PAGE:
Jean-Louis Gassée, writing for Monday Note:
Losing trust is bad for the bottom line – no economy can function well without it. When you lose the consumer’s trust, you’re condemned to a chase for the next wave of suckers. Even sites that get us to pay for access to their content play questionable advertising and tracking games.
Publishers who rise to condemn new (and still unproven) ad-blocking features on iOS and OS X ought to ask themselves one question: Who needs whom the most?
Apple’s move answers the question. No need to think it’s building ad-blocking technology to monopolize the field to the benefit of its iAd platform whose revenue can’t “move the needle” for a company where revenue and profits mostly come from hardware (see the last 10-Q report page 25). Apple’s “ulterior” motive is making everyday use of its products more pleasant, resulting in more sales: the usual ecosystem play.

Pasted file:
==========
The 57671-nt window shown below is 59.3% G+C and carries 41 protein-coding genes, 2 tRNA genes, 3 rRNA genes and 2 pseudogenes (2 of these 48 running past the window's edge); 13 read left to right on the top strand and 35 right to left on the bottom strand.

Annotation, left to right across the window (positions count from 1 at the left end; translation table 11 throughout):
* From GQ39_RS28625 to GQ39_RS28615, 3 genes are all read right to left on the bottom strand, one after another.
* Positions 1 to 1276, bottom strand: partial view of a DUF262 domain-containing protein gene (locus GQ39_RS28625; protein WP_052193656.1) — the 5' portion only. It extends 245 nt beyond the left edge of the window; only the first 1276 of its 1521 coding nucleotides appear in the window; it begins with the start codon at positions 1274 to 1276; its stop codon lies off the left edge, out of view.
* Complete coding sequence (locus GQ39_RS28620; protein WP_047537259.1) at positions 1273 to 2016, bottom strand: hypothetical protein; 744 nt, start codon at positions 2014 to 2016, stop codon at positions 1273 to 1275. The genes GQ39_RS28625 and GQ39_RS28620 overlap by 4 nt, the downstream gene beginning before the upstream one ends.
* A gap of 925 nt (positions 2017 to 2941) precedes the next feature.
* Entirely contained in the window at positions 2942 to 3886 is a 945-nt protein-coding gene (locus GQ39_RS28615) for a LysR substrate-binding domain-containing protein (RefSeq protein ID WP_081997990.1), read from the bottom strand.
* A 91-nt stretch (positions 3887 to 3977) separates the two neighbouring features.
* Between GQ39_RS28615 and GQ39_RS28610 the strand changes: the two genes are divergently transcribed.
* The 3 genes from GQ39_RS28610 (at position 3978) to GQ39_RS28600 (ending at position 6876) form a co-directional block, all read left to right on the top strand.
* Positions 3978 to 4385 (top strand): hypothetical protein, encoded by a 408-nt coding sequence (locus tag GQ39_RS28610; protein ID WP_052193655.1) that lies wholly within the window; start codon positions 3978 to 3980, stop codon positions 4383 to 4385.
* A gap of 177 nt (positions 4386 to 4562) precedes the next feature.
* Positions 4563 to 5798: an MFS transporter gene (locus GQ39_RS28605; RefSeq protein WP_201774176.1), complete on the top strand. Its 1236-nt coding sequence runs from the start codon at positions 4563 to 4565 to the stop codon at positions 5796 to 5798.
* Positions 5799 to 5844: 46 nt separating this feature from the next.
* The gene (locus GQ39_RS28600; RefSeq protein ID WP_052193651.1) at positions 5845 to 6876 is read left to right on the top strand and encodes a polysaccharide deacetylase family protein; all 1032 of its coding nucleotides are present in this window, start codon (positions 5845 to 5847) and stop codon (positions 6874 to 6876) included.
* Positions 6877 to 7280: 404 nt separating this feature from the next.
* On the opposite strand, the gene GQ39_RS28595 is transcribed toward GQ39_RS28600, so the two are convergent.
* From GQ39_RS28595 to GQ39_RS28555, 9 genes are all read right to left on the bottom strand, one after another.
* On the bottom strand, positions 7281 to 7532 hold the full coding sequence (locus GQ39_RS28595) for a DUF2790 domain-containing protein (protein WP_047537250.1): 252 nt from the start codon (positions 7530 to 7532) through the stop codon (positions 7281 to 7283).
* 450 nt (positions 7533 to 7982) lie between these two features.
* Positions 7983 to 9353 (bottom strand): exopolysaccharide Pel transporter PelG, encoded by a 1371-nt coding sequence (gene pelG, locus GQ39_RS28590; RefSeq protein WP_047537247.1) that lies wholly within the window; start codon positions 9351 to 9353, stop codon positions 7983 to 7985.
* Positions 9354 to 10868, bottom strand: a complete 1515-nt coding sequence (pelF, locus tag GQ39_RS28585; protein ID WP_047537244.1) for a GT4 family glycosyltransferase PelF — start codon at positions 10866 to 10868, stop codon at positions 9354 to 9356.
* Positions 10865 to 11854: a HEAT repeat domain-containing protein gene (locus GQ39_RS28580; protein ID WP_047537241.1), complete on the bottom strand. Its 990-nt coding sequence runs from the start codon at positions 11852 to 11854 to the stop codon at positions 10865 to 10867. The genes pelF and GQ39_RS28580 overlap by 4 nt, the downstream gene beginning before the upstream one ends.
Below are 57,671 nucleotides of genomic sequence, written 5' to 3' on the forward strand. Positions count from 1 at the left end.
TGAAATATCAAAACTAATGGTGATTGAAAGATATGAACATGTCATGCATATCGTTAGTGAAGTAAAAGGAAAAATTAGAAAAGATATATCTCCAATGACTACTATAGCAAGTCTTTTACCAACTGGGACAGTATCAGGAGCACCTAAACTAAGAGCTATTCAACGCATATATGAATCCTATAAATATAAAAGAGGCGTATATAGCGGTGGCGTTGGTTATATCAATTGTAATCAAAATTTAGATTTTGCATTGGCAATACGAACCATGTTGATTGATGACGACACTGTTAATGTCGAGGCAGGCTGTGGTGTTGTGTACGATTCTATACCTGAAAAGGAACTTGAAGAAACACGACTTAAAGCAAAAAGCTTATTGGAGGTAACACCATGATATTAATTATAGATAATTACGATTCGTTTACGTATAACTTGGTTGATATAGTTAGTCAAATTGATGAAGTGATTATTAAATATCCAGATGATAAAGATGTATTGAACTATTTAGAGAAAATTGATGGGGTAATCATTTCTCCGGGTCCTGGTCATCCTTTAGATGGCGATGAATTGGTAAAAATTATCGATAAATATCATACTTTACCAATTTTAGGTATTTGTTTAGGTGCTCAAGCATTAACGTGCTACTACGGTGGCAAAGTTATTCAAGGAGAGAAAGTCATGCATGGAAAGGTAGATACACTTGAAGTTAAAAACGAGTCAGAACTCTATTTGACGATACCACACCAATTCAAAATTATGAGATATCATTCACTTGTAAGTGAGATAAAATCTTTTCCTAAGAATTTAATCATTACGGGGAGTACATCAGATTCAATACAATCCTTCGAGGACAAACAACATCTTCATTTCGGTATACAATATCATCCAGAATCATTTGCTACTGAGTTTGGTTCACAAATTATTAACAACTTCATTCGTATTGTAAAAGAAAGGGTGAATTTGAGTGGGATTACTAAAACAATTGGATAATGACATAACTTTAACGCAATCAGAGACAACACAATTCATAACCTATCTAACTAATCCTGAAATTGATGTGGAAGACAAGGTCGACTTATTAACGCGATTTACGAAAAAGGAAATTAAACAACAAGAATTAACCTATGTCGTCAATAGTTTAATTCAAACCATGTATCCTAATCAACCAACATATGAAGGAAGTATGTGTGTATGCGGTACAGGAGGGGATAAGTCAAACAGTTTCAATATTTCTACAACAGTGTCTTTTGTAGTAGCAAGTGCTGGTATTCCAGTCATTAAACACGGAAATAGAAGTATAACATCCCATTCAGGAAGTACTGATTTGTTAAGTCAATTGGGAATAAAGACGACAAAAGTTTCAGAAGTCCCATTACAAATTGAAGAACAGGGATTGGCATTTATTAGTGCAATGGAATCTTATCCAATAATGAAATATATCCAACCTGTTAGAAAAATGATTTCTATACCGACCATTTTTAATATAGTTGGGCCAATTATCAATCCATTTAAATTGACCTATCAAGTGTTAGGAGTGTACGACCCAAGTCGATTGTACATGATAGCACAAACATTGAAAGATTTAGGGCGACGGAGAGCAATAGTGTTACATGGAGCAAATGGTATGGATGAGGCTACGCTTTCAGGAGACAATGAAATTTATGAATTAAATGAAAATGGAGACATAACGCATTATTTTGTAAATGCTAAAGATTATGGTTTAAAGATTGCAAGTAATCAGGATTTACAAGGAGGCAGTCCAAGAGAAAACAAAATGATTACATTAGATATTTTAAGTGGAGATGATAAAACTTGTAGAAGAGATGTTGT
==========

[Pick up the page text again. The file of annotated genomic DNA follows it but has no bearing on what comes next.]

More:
It’s all about the ecosystem. Make every product better, make every product contribute to the overall experience, make the ecosystem a better place to be.